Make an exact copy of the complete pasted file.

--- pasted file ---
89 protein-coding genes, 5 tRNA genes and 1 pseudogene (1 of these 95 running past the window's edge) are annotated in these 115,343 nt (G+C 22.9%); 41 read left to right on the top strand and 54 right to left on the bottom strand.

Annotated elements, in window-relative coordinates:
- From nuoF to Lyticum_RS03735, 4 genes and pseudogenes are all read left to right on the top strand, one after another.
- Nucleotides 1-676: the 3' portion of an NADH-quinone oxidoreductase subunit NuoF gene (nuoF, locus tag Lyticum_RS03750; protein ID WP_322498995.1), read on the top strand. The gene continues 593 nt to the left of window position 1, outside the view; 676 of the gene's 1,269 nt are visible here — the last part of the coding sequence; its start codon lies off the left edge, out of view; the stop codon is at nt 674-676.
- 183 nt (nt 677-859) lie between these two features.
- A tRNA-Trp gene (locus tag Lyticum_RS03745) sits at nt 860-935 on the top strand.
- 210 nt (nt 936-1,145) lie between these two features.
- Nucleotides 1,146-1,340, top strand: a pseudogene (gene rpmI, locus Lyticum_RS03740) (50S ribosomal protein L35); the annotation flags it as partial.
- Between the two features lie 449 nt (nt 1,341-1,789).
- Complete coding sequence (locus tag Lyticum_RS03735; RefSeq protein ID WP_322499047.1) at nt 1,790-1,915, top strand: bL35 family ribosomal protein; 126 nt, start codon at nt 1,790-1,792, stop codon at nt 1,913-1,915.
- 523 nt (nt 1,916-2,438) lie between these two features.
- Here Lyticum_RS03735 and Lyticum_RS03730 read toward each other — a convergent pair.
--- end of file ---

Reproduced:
89 protein-coding genes, 5 tRNA genes and 1 pseudogene (1 of these 95 running past the window's edge) are annotated in these 115,343 nt (G+C 22.9%); 41 read left to right on the top strand and 54 right to left on the bottom strand.

Annotated elements, in window-relative coordinates:
- From nuoF to Lyticum_RS03735, 4 genes and pseudogenes are all read left to right on the top strand, one after another.
- Nucleotides 1-676: the 3' portion of an NADH-quinone oxidoreductase subunit NuoF gene (nuoF, locus tag Lyticum_RS03750; protein ID WP_322498995.1), read on the top strand. The gene continues 593 nt to the left of window position 1, outside the view; 676 of the gene's 1,269 nt are visible here — the last part of the coding sequence; its start codon lies off the left edge, out of view; the stop codon is at nt 674-676.
- 183 nt (nt 677-859) lie between these two features.
- A tRNA-Trp gene (locus tag Lyticum_RS03745) sits at nt 860-935 on the top strand.
- 210 nt (nt 936-1,145) lie between these two features.
- Nucleotides 1,146-1,340, top strand: a pseudogene (gene rpmI, locus Lyticum_RS03740) (50S ribosomal protein L35); the annotation flags it as partial.
- Between the two features lie 449 nt (nt 1,341-1,789).
- Complete coding sequence (locus tag Lyticum_RS03735; RefSeq protein ID WP_322499047.1) at nt 1,790-1,915, top strand: bL35 family ribosomal protein; 126 nt, start codon at nt 1,790-1,792, stop codon at nt 1,913-1,915.
- 523 nt (nt 1,916-2,438) lie between these two features.
- Here Lyticum_RS03735 and Lyticum_RS03730 read toward each other — a convergent pair.